A volatile stock market can wreak havoc on anyone's peace of mind, but typically hurts retirees the most. Paychecks keep the employed afloat, but most retirees don't have a job-related income source. Retired individuals typically live on income from Social Security and withdrawals from their IRAs or 401(k)s.

When those account values plummet, retirees need a backup plan. Only 39% of retirees today feel financially prepared for a bout of stock market volatility, according to a new Principal survey. If you're in the other 61%, here's how to get ready.

Older person with concerned expression putting hand on face.

Image source: Getty Images.

1. Move assets

Investing heavily in stocks provides growth opportunities for workers. Retirees, however, should have more of their assets in bonds, which react less severely to the kind of news and political events that often put stocks on a downward spiral. If your retirement plan is loaded with stocks, move assets around so more of your savings land in bonds. Right now, the market's in pretty good shape (heck, the Dow just hit 30,000), so it's a good time to reallocate.

2. Have at least a year's worth of cash on hand 

While it's wise to have a large chunk of your investments in bonds during retirement, you should still aim to keep roughly half of your portfolio in stocks during your 60s, 40% or so in stocks during your 70s, and a good 30% in stocks during your 80s. You should never fully get rid of stocks in retirement; you need them to generate growth that will allow your portfolio to keep pace with inflation.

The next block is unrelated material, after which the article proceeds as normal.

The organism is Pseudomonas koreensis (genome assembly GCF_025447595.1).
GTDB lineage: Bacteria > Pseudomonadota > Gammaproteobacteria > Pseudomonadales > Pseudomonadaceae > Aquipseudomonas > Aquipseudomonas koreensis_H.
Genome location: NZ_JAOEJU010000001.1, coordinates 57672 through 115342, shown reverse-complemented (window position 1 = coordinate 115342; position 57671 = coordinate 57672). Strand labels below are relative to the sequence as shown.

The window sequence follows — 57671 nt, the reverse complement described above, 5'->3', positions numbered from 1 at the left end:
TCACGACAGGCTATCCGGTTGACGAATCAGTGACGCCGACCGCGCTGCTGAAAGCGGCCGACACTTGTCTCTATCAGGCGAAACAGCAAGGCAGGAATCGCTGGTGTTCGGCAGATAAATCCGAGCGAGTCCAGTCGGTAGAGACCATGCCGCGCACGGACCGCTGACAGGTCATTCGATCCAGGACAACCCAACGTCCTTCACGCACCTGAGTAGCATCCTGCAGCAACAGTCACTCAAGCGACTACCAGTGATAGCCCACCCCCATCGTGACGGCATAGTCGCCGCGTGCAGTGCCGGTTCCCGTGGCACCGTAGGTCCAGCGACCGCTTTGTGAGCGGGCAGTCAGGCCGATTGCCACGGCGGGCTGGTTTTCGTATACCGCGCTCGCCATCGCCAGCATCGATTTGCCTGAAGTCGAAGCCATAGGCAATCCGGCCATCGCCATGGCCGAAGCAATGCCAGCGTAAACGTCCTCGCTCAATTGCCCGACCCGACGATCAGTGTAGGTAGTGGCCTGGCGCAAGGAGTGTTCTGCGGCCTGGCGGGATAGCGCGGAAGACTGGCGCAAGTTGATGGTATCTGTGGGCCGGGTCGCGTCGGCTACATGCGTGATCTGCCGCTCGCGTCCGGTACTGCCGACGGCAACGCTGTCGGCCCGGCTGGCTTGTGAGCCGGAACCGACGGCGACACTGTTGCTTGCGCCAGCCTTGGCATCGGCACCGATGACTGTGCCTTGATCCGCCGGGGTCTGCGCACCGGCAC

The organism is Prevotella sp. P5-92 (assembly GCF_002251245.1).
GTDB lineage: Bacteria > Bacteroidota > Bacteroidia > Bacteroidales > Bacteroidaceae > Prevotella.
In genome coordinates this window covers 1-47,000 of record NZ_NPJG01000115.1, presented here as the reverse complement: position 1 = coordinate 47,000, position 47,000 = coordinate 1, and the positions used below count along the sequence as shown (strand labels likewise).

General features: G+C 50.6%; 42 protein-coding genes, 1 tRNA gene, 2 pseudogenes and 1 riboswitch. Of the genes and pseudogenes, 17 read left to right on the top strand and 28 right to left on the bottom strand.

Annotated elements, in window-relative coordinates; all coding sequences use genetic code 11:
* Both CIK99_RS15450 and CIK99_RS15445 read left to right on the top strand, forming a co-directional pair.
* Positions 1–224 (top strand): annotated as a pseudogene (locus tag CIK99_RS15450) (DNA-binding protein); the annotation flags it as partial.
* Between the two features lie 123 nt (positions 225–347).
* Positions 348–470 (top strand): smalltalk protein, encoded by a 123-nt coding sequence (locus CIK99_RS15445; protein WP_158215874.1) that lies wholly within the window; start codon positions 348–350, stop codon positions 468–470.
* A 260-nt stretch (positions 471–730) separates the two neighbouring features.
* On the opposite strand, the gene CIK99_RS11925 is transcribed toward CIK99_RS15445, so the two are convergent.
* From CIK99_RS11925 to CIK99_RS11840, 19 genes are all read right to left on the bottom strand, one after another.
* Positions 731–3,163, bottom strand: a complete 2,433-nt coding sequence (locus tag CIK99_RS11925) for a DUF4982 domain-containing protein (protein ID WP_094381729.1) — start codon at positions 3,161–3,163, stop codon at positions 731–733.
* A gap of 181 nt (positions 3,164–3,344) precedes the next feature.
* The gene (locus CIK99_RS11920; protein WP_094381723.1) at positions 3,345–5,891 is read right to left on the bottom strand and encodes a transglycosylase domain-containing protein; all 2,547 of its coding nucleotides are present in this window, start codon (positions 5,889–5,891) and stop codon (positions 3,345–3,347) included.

Plan to leave your portfolio alone during a rough patch. Feel secure in the face of stock market volatility by setting aside a minimum of one year's worth of living expenses in cash. That way, you'll give your portfolio ample time to recover from a nasty downward swing.

3. Secure a backup income source

Relying on Social Security and your retirement portfolio for income isn't a terrible plan, but it's nice to have a backup income source when stocks tank and you need more flexibility. A home equity line of credit, or HELOC, is one option if you own your home. With a HELOC, you'll get access to a line of credit you can draw against as needed. That way, you won't accrue interest on money you don't end up having to borrow.

You deserve to feel secure in your ability to ride out a stock market downturn. If you fear that you're ill-equipped to get through a period of volatility, make changes before you wind up dangerously stressed out.